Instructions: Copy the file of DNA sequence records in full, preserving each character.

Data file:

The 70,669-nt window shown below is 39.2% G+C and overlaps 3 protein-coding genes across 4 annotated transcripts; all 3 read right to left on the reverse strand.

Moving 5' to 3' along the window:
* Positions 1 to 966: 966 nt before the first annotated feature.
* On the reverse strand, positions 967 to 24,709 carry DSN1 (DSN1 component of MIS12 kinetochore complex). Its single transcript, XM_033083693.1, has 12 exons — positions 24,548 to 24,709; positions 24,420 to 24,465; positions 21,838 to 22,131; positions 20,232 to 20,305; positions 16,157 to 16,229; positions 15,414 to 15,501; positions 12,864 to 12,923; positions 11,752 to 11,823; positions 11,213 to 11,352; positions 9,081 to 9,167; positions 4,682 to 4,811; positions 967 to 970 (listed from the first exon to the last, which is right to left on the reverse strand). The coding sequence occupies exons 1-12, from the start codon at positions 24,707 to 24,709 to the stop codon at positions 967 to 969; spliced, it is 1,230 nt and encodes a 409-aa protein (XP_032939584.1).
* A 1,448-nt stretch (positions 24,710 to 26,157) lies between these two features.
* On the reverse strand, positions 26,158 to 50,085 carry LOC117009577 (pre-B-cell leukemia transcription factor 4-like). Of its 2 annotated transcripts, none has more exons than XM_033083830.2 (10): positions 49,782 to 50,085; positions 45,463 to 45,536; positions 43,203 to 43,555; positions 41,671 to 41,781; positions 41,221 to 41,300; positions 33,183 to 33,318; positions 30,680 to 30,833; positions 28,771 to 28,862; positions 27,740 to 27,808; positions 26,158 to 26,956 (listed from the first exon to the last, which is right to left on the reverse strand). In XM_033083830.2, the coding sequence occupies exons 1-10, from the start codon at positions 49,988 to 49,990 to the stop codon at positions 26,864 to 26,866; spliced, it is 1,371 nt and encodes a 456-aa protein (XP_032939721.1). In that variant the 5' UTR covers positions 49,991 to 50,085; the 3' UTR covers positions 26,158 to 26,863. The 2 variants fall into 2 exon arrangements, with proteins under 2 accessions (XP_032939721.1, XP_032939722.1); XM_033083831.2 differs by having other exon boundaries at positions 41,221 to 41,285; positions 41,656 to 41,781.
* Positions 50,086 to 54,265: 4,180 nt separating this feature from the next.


The 70,669-nt window shown below is 39.2% G+C and overlaps 3 protein-coding genes across 4 annotated transcripts; all 3 read right to left on the reverse strand.

Moving 5' to 3' along the window:
* Positions 1 to 966: 966 nt before the first annotated feature.
* On the reverse strand, positions 967 to 24,709 carry DSN1 (DSN1 component of MIS12 kinetochore complex). Its single transcript, XM_033083693.1, has 12 exons — positions 24,548 to 24,709; positions 24,420 to 24,465; positions 21,838 to 22,131; positions 20,232 to 20,305; positions 16,157 to 16,229; positions 15,414 to 15,501; positions 12,864 to 12,923; positions 11,752 to 11,823; positions 11,213 to 11,352; positions 9,081 to 9,167; positions 4,682 to 4,811; positions 967 to 970 (listed from the first exon to the last, which is right to left on the reverse strand). The coding sequence occupies exons 1-12, from the start codon at positions 24,707 to 24,709 to the stop codon at positions 967 to 969; spliced, it is 1,230 nt and encodes a 409-aa protein (XP_032939584.1).
* A 1,448-nt stretch (positions 24,710 to 26,157) lies between these two features.
* On the reverse strand, positions 26,158 to 50,085 carry LOC117009577 (pre-B-cell leukemia transcription factor 4-like). Of its 2 annotated transcripts, none has more exons than XM_033083830.2 (10): positions 49,782 to 50,085; positions 45,463 to 45,536; positions 43,203 to 43,555; positions 41,671 to 41,781; positions 41,221 to 41,300; positions 33,183 to 33,318; positions 30,680 to 30,833; positions 28,771 to 28,862; positions 27,740 to 27,808; positions 26,158 to 26,956 (listed from the first exon to the last, which is right to left on the reverse strand). In XM_033083830.2, the coding sequence occupies exons 1-10, from the start codon at positions 49,988 to 49,990 to the stop codon at positions 26,864 to 26,866; spliced, it is 1,371 nt and encodes a 456-aa protein (XP_032939721.1). In that variant the 5' UTR covers positions 49,991 to 50,085; the 3' UTR covers positions 26,158 to 26,863. The 2 variants fall into 2 exon arrangements, with proteins under 2 accessions (XP_032939721.1, XP_032939722.1); XM_033083831.2 differs by having other exon boundaries at positions 41,221 to 41,285; positions 41,656 to 41,781.
* Positions 50,086 to 54,265: 4,180 nt separating this feature from the next.